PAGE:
The SMACKTLS team has posted two new major vulnerabilities to internet infrastructure today.
Both of the new attacks require a man-in-the-middle to tamper with inbound and outbound traffic in order to elicit weak encryption. This is usually done by fooling clients into visiting a fake web server through DNS manipulation or manipulation of the HOSTS file.
The first of the two has been named Skip-TLS.
Researchers found that in certain implementations of SSL, you can skip steps of the handshake, and the software will continue the process from that point forward. This allows an attacker to "skip" steps of authentication and selecting encryption ciphers. This effectively nullifies any encryption and can force a vulnerable client to send data unencrypted.
A new security vulnerability named Ghost was discovered by Qualys this week in a library used by some web servers that run on Linux. The vulnerability is potentially very damaging but limited in scope because a victim has to be set up a very specific way in order to be vulnerable to attack.
In order for Ghost to be exploitable, you need to have a Linux server with a vulnerable glibc library installed, and you need to be calling specific functions from that library. These functions are called GetHostByName and GetHostByName2. They are typically called for applications that need to do DNS resolution. These functions can be attacked in order to create a buffer overrun, which is a common flaw that can be exploited to gain unauthorized access to servers.
Fortunately, a fix for this particular bug has been in play since August 12th 2013. At the time, it was not known that there was a security vulnerability, but the code was corrected.> read more
It is amazing to me that the security of the world relies on a small handful of math concepts that were pioneered in the 1970's. The only way that we can continue to remain secure, is to increase the size of the numbers that protect our data. While there are dozens of valid ciphers out there, there's only a few methods for handing off those keys during the first steps of setting up a secure connection. Those methods are RSA, DH, and ECDH. They are compute intensive and require a lot of time to complete, so generally these connections are set up as a "handshake" where a key for a cipher is handed off securely, and then the encryption switches to those methods for much lighter computational work while maintaining data security.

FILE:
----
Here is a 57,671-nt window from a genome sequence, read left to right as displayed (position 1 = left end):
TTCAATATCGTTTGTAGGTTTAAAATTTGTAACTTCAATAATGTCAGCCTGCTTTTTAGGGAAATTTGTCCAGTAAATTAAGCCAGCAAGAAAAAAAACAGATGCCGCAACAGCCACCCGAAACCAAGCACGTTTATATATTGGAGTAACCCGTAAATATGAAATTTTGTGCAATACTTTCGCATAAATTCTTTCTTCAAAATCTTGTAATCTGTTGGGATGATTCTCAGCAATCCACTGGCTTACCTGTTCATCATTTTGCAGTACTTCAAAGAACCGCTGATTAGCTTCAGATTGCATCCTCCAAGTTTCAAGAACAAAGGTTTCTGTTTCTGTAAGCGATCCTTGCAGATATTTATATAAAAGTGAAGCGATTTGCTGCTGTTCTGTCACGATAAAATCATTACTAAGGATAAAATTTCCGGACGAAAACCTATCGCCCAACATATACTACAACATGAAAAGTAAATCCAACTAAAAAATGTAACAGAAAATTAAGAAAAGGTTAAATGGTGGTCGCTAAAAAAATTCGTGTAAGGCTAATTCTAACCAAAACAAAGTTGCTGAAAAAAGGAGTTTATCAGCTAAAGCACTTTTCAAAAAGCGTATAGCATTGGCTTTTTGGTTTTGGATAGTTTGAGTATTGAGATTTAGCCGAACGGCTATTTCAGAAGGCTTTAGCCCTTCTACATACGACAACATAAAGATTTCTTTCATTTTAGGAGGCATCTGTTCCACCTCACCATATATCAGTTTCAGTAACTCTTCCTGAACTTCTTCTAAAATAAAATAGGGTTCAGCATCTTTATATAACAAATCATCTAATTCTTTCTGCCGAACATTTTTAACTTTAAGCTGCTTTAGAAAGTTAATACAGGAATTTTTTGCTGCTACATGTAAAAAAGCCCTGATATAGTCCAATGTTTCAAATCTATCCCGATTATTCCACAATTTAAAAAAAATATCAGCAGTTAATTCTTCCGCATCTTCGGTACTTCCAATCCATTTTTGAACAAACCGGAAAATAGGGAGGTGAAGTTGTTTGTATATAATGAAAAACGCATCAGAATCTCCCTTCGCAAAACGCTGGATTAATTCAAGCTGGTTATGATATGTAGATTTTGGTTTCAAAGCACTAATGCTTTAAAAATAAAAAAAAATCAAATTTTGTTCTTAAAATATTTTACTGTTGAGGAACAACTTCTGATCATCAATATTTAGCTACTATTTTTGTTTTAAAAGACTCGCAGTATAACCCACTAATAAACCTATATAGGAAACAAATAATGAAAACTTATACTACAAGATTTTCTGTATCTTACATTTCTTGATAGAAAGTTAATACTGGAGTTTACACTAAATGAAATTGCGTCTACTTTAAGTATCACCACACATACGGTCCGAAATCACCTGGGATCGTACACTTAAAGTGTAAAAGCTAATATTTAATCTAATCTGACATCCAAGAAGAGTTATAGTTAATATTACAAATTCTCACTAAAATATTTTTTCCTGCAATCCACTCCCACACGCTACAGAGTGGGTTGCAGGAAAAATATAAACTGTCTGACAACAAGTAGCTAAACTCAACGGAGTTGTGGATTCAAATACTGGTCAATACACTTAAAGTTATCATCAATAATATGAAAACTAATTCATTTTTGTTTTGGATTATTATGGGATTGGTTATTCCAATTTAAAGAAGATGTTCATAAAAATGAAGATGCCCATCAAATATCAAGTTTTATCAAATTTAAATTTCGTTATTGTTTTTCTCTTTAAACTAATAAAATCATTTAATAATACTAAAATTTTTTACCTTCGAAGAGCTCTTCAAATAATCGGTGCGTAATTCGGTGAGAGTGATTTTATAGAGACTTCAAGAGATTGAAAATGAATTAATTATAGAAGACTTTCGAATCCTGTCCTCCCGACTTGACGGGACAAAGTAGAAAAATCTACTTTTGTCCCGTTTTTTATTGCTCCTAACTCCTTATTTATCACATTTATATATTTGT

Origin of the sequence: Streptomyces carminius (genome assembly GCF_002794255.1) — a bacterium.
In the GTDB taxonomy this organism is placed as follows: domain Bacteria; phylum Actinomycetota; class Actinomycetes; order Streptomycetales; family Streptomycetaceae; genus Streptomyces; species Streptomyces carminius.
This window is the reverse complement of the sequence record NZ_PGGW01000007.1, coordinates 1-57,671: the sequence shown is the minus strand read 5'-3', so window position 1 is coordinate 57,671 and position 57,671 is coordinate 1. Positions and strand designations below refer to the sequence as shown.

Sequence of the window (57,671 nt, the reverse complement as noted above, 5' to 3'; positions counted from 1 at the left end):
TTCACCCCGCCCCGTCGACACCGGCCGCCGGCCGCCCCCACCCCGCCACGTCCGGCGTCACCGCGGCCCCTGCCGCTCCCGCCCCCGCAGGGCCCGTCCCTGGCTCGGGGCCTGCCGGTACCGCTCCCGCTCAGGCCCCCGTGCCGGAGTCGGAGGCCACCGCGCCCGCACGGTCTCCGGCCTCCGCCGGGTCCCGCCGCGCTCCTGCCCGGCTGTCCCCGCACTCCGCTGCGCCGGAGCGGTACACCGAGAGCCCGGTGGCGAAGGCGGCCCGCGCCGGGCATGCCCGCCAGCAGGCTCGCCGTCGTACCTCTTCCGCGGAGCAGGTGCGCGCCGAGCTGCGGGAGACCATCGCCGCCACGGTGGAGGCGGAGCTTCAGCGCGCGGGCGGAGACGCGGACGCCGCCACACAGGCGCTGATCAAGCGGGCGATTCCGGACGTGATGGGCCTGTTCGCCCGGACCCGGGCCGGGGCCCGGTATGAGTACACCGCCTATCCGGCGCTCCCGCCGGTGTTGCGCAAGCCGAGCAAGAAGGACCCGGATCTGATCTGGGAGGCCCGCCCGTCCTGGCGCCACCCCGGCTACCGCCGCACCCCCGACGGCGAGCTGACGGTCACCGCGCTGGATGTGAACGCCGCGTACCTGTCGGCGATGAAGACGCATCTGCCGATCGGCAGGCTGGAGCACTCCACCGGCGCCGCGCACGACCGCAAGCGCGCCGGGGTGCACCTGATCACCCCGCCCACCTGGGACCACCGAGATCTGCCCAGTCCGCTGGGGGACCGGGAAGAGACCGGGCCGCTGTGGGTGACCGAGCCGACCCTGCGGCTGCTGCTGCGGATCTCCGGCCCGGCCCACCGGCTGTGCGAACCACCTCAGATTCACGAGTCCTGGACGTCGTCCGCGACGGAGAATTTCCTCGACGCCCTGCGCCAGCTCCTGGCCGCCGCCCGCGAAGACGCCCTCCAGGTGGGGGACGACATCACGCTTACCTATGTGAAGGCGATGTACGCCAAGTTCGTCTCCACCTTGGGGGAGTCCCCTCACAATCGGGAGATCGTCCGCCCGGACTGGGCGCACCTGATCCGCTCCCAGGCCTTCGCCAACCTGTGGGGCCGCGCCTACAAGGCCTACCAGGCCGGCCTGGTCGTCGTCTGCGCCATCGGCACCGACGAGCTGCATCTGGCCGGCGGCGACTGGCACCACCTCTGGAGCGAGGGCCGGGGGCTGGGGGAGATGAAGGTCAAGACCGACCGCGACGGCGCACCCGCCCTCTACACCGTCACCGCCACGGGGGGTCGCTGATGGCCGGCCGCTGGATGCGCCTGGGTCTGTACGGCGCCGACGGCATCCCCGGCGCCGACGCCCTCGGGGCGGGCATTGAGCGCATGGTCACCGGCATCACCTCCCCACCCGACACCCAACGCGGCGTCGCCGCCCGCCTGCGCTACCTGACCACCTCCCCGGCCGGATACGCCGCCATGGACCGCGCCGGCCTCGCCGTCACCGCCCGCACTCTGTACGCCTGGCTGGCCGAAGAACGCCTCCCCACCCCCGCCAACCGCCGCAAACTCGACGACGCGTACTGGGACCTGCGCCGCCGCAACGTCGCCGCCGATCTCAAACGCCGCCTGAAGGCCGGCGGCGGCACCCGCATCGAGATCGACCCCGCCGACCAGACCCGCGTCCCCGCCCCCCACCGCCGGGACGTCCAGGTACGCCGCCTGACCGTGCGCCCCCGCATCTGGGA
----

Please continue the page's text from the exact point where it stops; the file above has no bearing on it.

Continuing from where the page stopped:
While reading various conversations in the privacy community, often the argument comes up about cipher lengths, which ciphers are safe, and which are considered unsafe, and inevitably someone steps in to say the following:
"(Some cipher) is perfectly fine to use. There are no known ways to break (cipher) at (strength)."
This is dangerous thinking in the current surveillance environment. Organizations like the American NSA, the Russian FSB, the British GCHQ, and the Chinese MSS all have programs where encrypted data is logged and stored away for when it can be broken. Their strategy is the same as the sci-fi strategy of freezing a corpse until technology exists that can revive it, the only difference being that computing and cryptography move so fast that we are talking about years, not centuries to have this strategy bear fruit for the agency.> read more
Whenever someone tells you something is free, you should be instantly skeptical. Unless it's coming from a beloved friend or family member, most people won't put forth very much effort to do something for nothing in return.
One must ask, what is the "Free Proxy" getting out of this? How are they profiting? I can assure you that they are making money. Piles of money, but you are NOT their customer. You are their product.
In the case of "Free Proxies", you are paying in several ways.
The proxy service is almost definitely harvesting your data and selling it to 3rd party buyers. These buyers may be marketing companies, governments, copyright enforcement groups, lawyers, law enforcement, etc. For the more benign "Free Proxies", it stops here. They simply sell your data. Kind of defeats the purpose of using a proxy to begin with, right? You wanted to be anonymous, and your anonymity just got sold to the highest bidder.> read more